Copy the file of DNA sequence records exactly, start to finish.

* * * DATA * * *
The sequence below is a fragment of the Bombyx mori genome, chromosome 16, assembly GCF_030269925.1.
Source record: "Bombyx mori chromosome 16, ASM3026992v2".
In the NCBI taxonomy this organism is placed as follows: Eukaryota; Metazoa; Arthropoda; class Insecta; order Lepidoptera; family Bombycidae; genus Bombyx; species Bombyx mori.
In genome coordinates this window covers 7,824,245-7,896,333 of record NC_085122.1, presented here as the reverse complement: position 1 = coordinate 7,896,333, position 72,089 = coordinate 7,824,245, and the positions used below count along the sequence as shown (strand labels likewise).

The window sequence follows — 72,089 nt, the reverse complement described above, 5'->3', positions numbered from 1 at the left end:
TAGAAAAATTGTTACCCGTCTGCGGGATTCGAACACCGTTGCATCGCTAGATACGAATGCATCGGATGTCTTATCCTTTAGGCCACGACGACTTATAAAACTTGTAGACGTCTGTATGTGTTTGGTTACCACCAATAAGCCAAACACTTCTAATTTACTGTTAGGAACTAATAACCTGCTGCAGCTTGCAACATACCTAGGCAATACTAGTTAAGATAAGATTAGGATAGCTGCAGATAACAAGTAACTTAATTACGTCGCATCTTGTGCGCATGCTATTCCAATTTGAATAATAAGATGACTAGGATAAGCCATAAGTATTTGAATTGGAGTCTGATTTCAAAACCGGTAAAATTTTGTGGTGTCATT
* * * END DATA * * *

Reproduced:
The sequence below is a fragment of the Bombyx mori genome, chromosome 16, assembly GCF_030269925.1.
Source record: "Bombyx mori chromosome 16, ASM3026992v2".
In the NCBI taxonomy this organism is placed as follows: Eukaryota; Metazoa; Arthropoda; class Insecta; order Lepidoptera; family Bombycidae; genus Bombyx; species Bombyx mori.
In genome coordinates this window covers 7,824,245-7,896,333 of record NC_085122.1, presented here as the reverse complement: position 1 = coordinate 7,896,333, position 72,089 = coordinate 7,824,245, and the positions used below count along the sequence as shown (strand labels likewise).

The window sequence follows — 72,089 nt, the reverse complement described above, 5'->3', positions numbered from 1 at the left end:
TAGAAAAATTGTTACCCGTCTGCGGGATTCGAACACCGTTGCATCGCTAGATACGAATGCATCGGATGTCTTATCCTTTAGGCCACGACGACTTATAAAACTTGTAGACGTCTGTATGTGTTTGGTTACCACCAATAAGCCAAACACTTCTAATTTACTGTTAGGAACTAATAACCTGCTGCAGCTTGCAACATACCTAGGCAATACTAGTTAAGATAAGATTAGGATAGCTGCAGATAACAAGTAACTTAATTACGTCGCATCTTGTGCGCATGCTATTCCAATTTGAATAATAAGATGACTAGGATAAGCCATAAGTATTTGAATTGGAGTCTGATTTCAAAACCGGTAAAATTTTGTGGTGTCATT